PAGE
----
Puebla, Pue. The Chamber of the Textile Industry (Citex), Puebla-Tlaxcala delegation, urged federal and state authorities to carry out operations in flea markets and markets, because part of the contraband and stolen merchandise is arriving from the companies’ cargo trucks, which represents significant economic losses.
Carlos Couttolenc López, president of the organization, said that they are concerned that something is not being done to detect the illegal merchandise that arrives in these commercial areas despite the damage it generates to textile factories, which are also penalized by their customers when they do not deliver to time due to the robberies they suffer on the roads.
“It is not about prohibiting this commercial activity, because there are small workshops that manufacture their products, but others resort to providing contraband to sell to the detriment of formal companies and obtain large profits without paying taxes,” he deepened.
He pointed out that Citex will not stop speaking out against the unfair competition that is generated from customs, where the entry of illegal merchandise has not yet been fully stopped.
He commented that, as long as this problem is not stopped, the textile and maquila sectors will continue to be at a disadvantage and grow slowly, which is a generality in the country.
Couttolenc López specified that it is in the hands of the authorities to deal with complaints from industrialists who are victims of theft and whose finished products are easily marketed in flea markets and markets.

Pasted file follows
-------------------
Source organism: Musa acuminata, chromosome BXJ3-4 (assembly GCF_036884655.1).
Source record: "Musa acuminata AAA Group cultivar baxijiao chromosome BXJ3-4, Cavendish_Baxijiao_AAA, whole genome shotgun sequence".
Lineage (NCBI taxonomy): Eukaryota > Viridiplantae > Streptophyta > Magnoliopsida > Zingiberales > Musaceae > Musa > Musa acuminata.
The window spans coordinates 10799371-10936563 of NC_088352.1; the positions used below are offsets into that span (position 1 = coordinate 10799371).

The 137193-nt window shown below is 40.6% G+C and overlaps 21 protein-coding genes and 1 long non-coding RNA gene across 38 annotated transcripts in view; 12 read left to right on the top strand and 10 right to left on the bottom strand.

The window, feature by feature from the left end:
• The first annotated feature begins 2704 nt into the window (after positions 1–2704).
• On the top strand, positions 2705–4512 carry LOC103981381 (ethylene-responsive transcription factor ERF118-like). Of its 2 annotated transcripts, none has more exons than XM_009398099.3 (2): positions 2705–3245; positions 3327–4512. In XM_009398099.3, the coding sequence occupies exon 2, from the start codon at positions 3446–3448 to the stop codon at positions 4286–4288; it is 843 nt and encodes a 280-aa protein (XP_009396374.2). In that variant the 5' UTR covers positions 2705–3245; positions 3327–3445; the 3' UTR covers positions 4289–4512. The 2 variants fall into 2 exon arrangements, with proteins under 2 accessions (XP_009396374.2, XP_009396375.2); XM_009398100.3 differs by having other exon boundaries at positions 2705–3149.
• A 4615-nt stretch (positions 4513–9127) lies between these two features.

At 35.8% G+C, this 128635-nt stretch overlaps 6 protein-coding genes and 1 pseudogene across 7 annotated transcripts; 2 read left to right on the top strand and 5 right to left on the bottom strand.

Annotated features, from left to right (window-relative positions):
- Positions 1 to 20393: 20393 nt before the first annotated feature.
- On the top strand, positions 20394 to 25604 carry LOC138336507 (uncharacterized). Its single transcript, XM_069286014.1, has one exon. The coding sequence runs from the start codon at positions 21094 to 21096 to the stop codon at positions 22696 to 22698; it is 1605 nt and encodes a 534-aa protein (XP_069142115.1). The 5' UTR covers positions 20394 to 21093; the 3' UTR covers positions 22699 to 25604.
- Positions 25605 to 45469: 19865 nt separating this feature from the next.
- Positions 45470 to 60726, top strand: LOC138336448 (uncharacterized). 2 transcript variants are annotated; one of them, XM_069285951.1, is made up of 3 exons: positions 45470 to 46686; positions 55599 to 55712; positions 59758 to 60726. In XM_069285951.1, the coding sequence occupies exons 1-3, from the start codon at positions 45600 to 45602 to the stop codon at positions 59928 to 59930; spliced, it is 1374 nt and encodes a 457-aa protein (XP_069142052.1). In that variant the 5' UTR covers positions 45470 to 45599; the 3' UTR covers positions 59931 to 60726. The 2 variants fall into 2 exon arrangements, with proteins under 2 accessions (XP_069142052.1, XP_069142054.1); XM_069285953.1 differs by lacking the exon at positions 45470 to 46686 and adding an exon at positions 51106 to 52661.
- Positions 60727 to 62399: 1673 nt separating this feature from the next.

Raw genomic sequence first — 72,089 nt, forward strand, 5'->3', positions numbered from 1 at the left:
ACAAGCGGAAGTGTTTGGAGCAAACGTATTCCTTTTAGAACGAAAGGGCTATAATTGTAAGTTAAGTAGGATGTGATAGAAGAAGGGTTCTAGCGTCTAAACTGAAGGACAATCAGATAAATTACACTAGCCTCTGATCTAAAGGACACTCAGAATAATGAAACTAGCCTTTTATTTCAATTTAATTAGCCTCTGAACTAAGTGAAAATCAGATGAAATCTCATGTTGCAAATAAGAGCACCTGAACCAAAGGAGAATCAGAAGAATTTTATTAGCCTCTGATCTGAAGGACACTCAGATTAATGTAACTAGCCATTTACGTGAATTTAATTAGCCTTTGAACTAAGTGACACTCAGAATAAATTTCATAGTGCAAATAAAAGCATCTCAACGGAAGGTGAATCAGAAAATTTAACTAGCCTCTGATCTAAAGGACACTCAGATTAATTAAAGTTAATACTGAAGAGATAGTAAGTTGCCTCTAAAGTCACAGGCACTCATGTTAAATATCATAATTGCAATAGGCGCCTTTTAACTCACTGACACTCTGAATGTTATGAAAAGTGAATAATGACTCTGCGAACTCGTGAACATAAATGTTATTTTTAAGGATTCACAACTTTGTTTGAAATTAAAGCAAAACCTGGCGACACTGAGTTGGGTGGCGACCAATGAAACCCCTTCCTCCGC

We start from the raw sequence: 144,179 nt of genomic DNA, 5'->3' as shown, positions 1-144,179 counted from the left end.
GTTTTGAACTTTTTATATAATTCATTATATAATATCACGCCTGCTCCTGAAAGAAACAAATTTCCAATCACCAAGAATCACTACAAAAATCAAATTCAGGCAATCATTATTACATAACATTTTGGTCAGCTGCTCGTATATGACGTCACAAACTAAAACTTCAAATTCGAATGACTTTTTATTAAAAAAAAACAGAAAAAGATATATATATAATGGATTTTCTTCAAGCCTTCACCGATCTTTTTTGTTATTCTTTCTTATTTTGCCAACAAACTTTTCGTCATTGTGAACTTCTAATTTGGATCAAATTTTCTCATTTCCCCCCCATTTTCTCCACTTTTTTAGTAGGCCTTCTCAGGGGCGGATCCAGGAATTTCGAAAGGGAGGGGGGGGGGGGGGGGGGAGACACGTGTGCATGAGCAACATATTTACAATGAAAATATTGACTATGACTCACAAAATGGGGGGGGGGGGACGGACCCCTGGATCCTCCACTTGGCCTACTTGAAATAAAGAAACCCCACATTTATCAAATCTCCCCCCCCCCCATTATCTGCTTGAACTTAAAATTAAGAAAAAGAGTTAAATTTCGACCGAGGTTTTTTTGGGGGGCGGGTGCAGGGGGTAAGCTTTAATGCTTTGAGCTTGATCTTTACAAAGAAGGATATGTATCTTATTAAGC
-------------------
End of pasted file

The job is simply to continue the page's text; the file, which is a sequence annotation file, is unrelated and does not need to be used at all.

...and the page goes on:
In this vein, he said that this goes hand in hand with monitoring insecurity zones on the roads, since motor carriers are at the mercy of organized crime that uses its own technology to take units that bring GPS, since they use inhibitors of radars to have time to remove the merchandise.
He explained that only the load of fabrics reaches a value of 800,000 pesos, plus the value of the transport unit that is also stolen, which ranges from 1 million 500,000 to 2 million 700,000 pesos.
He acknowledged that some small workshops prefer to sell in tianguis, but authorities are also required to make sure that merchants are offering legal merchandise.
“There may even be another industry that buys stolen raw material as an order. For example, a cotton needs another company to process it, they cannot sell the bale as such ”, he commented.